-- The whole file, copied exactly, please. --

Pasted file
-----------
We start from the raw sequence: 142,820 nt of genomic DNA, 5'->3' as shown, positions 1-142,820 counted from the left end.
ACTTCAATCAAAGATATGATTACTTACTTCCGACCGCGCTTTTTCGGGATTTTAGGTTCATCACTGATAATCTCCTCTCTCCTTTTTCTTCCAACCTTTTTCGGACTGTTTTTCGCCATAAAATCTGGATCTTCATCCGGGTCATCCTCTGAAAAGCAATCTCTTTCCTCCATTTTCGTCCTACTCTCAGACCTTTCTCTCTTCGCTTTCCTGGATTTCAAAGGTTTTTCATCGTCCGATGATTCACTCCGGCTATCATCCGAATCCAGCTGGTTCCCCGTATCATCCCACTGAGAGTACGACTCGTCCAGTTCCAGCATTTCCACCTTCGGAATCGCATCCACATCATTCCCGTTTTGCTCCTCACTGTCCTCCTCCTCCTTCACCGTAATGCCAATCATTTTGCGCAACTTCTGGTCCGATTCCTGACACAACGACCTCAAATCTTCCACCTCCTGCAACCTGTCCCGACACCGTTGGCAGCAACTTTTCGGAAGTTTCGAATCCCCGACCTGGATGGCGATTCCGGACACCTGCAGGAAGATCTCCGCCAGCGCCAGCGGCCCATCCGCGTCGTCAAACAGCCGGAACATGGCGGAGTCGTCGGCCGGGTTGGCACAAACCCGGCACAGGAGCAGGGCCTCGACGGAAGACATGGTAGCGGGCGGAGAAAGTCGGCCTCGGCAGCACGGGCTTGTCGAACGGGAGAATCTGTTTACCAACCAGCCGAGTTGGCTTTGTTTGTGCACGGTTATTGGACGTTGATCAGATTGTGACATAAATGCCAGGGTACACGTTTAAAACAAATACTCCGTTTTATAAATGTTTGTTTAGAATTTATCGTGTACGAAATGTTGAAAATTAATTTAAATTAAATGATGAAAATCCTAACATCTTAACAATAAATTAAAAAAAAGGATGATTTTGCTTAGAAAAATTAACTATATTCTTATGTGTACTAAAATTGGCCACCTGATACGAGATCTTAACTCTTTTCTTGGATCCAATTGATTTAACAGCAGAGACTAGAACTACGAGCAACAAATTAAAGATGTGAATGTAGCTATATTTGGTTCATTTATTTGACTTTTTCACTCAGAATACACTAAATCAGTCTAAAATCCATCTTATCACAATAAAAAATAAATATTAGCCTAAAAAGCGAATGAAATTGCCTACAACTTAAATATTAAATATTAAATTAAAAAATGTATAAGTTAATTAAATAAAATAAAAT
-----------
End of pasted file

We start from the raw sequence: 142,820 nt of genomic DNA, 5'->3' as shown, positions 1-142,820 counted from the left end.
ACTTCAATCAAAGATATGATTACTTACTTCCGACCGCGCTTTTTCGGGATTTTAGGTTCATCACTGATAATCTCCTCTCTCCTTTTTCTTCCAACCTTTTTCGGACTGTTTTTCGCCATAAAATCTGGATCTTCATCCGGGTCATCCTCTGAAAAGCAATCTCTTTCCTCCATTTTCGTCCTACTCTCAGACCTTTCTCTCTTCGCTTTCCTGGATTTCAAAGGTTTTTCATCGTCCGATGATTCACTCCGGCTATCATCCGAATCCAGCTGGTTCCCCGTATCATCCCACTGAGAGTACGACTCGTCCAGTTCCAGCATTTCCACCTTCGGAATCGCATCCACATCATTCCCGTTTTGCTCCTCACTGTCCTCCTCCTCCTTCACCGTAATGCCAATCATTTTGCGCAACTTCTGGTCCGATTCCTGACACAACGACCTCAAATCTTCCACCTCCTGCAACCTGTCCCGACACCGTTGGCAGCAACTTTTCGGAAGTTTCGAATCCCCGACCTGGATGGCGATTCCGGACACCTGCAGGAAGATCTCCGCCAGCGCCAGCGGCCCATCCGCGTCGTCAAACAGCCGGAACATGGCGGAGTCGTCGGCCGGGTTGGCACAAACCCGGCACAGGAGCAGGGCCTCGACGGAAGACATGGTAGCGGGCGGAGAAAGTCGGCCTCGGCAGCACGGGCTTGTCGAACGGGAGAATCTGTTTACCAACCAGCCGAGTTGGCTTTGTTTGTGCACGGTTATTGGACGTTGATCAGATTGTGACATAAATGCCAGGGTACACGTTTAAAACAAATACTCCGTTTTATAAATGTTTGTTTAGAATTTATCGTGTACGAAATGTTGAAAATTAATTTAAATTAAATGATGAAAATCCTAACATCTTAACAATAAATTAAAAAAAAGGATGATTTTGCTTAGAAAAATTAACTATATTCTTATGTGTACTAAAATTGGCCACCTGATACGAGATCTTAACTCTTTTCTTGGATCCAATTGATTTAACAGCAGAGACTAGAACTACGAGCAACAAATTAAAGATGTGAATGTAGCTATATTTGGTTCATTTATTTGACTTTTTCACTCAGAATACACTAAATCAGTCTAAAATCCATCTTATCACAATAAAAAATAAATATTAGCCTAAAAAGCGAATGAAATTGCCTACAACTTAAATATTAAATATTAAATTAAAAAATGTATAAGTTAATTAAATAAAATAAAAT